My first twinge at missing my old job.

Now I really don’t regret leaving my my old job. I would never, ever return to my NQT post for love nor money. I struggled, but I didn’t hate it. It just wasn’t the place for me. There were too many cliques, I never felt good enough, every lesson observation was ‘just not there yet…’, the work load was unbearable, the hour commute even more so. There was constant changes to marking policies, book scrutinies, unachievable appraisal targets, constant pressure and humongous stress. I didn’t sleep at night properly, I could never relax- always feeling guilt that I should be lesson planning, marking, in putting data etc. Plus, I had the constant challenges of working in a deprived area of Yorkshire with a 92% EAL intake. I felt like I was constantly treading water, using all of my energy just to keep myself my drowning. There was no way that I could have continued like that. At times I felt like I was loosing my sanity.

Fast forward to now: A class of 5 children, an earlier finish time, an exact seven minute drive from my house, lovely colleagues who don’t know the meaning of the word clique, an unnaturally supportive Head, a higher paying salary, more creative control, no traditional assessments, time to do planning each day and genuinely a much more rewarding job.

However, today my old colleagues were told which year group/ class that everyone would be having from September and it was all over Facebook (I still have a love/ hate relationship with the thing). For the first time since I left I felt like I was being excluded from this really cool club. Everyone was commenting on each other’s statuses, saying how excited they were for next year, how they couldn’t wait for September and how ‘amazing’ it was going to be. I realised that I have truly and once and for all left the place where I did my NQT and RQT years and that I was no longer part of ‘The Family’. And I must admit, I felt a little bit sad. I no longer had a right to comment, I didn’t know what the little in jokes were that people were mentioning and if I’m honest, I don’t really know my old colleagues anymore and they don’t know me.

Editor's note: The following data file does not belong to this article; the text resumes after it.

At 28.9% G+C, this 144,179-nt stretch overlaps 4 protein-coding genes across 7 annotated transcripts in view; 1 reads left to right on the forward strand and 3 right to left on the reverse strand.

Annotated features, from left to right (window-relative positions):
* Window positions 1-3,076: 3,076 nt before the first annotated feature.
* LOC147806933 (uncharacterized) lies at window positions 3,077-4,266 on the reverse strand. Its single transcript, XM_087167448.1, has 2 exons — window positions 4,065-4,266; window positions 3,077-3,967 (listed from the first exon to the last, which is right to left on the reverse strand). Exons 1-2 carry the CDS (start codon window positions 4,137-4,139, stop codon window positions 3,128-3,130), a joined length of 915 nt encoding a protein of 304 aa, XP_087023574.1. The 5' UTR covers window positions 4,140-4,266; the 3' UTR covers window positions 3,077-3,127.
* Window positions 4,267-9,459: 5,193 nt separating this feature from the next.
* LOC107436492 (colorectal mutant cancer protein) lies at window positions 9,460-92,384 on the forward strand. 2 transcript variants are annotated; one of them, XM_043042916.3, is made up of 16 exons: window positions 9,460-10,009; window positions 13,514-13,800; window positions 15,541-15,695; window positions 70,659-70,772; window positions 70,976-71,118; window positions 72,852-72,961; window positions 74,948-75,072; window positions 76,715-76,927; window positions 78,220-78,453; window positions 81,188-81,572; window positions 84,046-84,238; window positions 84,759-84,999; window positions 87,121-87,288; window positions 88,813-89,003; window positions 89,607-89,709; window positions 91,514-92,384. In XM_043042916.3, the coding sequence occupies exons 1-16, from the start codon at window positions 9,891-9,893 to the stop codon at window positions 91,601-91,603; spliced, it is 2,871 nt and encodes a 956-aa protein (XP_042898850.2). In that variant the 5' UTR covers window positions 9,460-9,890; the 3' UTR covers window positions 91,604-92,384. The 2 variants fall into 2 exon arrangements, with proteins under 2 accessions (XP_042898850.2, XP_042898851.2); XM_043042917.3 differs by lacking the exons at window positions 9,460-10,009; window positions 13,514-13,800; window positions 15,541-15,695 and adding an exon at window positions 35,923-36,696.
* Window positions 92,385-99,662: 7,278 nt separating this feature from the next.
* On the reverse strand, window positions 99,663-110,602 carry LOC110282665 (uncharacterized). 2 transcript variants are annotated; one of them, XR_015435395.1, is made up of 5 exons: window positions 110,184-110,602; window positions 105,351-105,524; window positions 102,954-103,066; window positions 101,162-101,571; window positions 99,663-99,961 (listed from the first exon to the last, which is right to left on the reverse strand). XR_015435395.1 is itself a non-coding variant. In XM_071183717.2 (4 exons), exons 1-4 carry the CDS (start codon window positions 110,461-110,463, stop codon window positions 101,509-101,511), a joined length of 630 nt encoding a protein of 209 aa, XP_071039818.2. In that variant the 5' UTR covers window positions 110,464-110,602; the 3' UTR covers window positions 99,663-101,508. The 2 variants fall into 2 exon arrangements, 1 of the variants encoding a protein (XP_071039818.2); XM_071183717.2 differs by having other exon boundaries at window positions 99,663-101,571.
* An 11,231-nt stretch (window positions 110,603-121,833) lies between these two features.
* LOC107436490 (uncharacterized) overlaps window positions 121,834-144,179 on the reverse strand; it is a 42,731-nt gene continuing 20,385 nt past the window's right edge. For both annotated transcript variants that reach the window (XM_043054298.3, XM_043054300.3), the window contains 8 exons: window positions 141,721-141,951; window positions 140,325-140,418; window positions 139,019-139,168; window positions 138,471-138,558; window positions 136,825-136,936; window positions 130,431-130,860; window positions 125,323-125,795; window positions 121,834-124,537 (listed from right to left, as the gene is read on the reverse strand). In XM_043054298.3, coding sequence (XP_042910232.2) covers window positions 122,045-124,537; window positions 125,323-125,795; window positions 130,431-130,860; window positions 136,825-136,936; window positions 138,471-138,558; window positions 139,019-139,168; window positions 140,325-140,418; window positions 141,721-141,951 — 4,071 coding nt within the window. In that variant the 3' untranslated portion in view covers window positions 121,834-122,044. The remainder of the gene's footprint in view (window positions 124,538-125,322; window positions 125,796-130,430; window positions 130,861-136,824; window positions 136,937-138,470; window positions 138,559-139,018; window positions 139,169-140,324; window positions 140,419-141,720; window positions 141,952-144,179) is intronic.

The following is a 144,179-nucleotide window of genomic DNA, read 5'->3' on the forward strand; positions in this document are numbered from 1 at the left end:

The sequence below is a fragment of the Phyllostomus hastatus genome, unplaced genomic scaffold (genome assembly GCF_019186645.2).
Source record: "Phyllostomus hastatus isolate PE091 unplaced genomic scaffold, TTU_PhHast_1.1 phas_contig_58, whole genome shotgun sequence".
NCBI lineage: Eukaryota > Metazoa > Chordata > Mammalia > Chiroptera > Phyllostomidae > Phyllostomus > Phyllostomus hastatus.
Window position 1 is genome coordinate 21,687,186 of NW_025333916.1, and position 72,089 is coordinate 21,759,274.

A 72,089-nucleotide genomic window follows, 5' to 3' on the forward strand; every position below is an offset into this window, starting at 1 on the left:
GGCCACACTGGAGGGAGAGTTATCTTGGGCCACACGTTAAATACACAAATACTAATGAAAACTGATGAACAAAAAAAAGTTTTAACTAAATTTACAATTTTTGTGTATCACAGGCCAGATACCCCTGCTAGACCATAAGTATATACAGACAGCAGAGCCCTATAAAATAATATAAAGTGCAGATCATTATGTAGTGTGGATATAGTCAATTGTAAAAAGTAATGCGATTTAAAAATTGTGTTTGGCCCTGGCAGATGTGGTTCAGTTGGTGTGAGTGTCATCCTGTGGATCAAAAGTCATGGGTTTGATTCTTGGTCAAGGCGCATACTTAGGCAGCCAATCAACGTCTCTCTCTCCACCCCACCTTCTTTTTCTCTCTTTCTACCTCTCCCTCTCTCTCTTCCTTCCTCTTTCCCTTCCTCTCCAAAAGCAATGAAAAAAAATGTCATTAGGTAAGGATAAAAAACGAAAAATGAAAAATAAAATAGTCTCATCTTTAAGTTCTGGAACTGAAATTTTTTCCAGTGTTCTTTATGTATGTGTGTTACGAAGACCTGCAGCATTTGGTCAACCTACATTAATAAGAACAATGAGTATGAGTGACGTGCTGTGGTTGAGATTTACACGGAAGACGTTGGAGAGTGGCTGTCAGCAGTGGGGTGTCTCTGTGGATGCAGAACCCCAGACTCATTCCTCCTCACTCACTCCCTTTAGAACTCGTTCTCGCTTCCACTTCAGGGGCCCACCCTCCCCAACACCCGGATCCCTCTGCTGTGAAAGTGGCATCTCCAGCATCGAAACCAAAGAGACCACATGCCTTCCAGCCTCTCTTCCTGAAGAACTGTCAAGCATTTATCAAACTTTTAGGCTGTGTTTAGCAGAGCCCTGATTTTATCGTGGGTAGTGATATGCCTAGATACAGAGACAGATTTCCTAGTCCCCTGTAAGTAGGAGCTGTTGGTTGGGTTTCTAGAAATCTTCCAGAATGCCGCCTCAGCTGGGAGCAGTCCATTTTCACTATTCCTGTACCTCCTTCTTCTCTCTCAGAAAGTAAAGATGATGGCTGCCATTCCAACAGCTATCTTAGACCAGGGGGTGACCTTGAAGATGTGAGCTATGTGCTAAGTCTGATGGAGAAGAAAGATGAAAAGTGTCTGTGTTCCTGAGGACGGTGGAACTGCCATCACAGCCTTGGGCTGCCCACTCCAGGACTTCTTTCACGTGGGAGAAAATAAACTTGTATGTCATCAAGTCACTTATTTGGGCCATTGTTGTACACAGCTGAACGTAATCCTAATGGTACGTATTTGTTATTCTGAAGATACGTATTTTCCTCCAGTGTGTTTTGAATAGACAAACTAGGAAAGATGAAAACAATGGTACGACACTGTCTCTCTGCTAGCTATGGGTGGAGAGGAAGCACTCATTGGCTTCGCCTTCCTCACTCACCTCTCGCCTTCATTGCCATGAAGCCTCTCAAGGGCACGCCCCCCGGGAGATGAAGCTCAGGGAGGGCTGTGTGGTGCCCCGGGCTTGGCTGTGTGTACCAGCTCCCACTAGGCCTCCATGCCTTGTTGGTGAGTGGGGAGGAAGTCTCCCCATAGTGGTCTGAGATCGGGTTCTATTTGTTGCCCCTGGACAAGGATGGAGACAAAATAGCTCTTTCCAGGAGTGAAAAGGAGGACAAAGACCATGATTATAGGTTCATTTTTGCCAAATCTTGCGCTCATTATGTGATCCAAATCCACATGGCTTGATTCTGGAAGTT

But after a guilt free cup of tea while watching telly, a nice after work stroll with my baby, then playing with him in the garden, plus only writing 6 reports- I realised that yes, I did feel a little twinge of sadness that I was no longer at my old job and that it’s ok, because I did have some good times there. But ‘some good times’ can never compare to my job now, where I have a lot of good times in my school life and many more good times in my home life. Plus my sanity.

I am no longer tread walking. I was doing a nice leisurely breast stroke and it feels so, so good.

I’m now on Twitter!

I’ve just joined the world of Twitter! I must admit, it’s taking me a little bit of time to grasp the whole concept. But it’s great for finding out the latest changes to education and following some really inspiring people.

If you’re on Twitter give me a follow: Ms PupilReferralUnit @teachingtantrum

I’ll follow you back- once I’ve got the hang of the bloody thing!

Small one form entry or large 4 form entry school?